Disability, rehabilitation and the body in Georgian England: a cultural history of the wooden leg

This event has now passed.

Date: 13 December 2012
Venue: M Shed, Princes Wharf, Wapping Road, Bristol BS1 4RN
Time: 18:00-19:30

As part of the UWE Regional History Centre and M Shed Seminar Programme 2012-13, Dr David Turner, Reader in History at the University of Swansea, will present a talk entitled: "Disability, rehabilitation and the body in Georgian England: a cultural history of the wooden leg"

Physical disability takes many forms, but in the eighteenth century its most conspicuous manifestation was the wooden-legged amputee. In 1799 the French traveller Jacques-Henri Meister noted that there were more wooden legs on display in London than any of the 'great cities' of Europe.

Artificial limbs provoked a number of contradictory responses: on the one hand they represented heroic sacrifice in national service (embodied in the figure of the peg-legged sailor), but on the other they represented a state of permanent disablement and potential burden on resources.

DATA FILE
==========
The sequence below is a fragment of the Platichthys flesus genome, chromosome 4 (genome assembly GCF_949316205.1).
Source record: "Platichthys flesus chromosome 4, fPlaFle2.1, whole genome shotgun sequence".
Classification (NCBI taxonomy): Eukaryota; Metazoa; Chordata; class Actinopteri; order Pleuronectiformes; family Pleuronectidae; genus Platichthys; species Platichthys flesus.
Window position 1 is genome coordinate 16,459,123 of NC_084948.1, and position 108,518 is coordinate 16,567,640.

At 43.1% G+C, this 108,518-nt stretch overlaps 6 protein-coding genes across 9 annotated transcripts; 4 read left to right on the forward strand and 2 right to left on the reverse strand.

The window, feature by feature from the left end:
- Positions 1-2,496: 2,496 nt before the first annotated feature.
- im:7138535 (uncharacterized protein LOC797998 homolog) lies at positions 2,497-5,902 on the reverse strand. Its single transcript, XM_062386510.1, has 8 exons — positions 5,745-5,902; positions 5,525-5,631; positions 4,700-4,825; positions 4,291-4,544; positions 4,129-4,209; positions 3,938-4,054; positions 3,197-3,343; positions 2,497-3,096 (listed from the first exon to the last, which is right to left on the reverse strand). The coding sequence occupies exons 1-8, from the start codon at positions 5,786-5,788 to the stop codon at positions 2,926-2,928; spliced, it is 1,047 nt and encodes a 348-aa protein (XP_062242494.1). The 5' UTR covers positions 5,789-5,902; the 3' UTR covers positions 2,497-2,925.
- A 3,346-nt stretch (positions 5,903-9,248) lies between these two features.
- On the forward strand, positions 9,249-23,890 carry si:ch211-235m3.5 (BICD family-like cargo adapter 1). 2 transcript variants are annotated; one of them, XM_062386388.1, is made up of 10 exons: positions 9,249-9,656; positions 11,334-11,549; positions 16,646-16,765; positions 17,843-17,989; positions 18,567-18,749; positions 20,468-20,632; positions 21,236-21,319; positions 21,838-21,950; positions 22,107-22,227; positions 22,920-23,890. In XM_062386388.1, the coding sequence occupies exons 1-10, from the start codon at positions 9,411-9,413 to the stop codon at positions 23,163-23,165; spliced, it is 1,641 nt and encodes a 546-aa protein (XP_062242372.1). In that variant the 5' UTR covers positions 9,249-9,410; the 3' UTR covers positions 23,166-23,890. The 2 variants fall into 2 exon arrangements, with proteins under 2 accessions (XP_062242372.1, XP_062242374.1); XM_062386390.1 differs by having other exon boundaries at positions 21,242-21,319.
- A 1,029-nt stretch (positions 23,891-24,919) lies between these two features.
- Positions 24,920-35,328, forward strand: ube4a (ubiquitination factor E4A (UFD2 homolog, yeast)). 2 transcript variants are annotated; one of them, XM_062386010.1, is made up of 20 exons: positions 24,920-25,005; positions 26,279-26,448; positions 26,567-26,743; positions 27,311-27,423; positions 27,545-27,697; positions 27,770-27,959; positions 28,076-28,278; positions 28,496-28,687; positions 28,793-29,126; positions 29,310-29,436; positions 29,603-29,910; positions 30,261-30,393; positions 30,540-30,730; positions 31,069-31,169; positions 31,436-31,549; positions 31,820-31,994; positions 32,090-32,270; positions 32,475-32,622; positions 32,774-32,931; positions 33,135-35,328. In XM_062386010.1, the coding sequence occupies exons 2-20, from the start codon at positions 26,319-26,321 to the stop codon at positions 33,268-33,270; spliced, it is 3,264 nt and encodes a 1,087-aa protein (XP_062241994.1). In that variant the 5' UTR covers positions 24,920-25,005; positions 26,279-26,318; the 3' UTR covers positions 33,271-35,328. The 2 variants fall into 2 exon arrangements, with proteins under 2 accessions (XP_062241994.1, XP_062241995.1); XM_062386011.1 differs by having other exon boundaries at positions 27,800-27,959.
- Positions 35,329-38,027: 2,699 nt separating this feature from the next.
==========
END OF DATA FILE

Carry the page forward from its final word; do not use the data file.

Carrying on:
They might simultaneously mark a person as an object of compassion or a target of mockery. And while artificial limbs were marketed as evidence of the increasing power of medical technology to alleviate suffering, they also raised questions about the motives and skills of surgeons who were accused by some of creating disability by choosing to amputate injured limbs indiscriminately.

This talk, presented as part of Disability History Month, uncovers the varied cultural meanings of wooden legs in the long eighteenth century and asks what they tell us about attitudes to – and experiences of – physical disability in the past.

Cost: Free
Contact: Dr Steve Poole
Telephone: 0117 32 84437
E-mail: Steve.Poole@uwe.ac.uk

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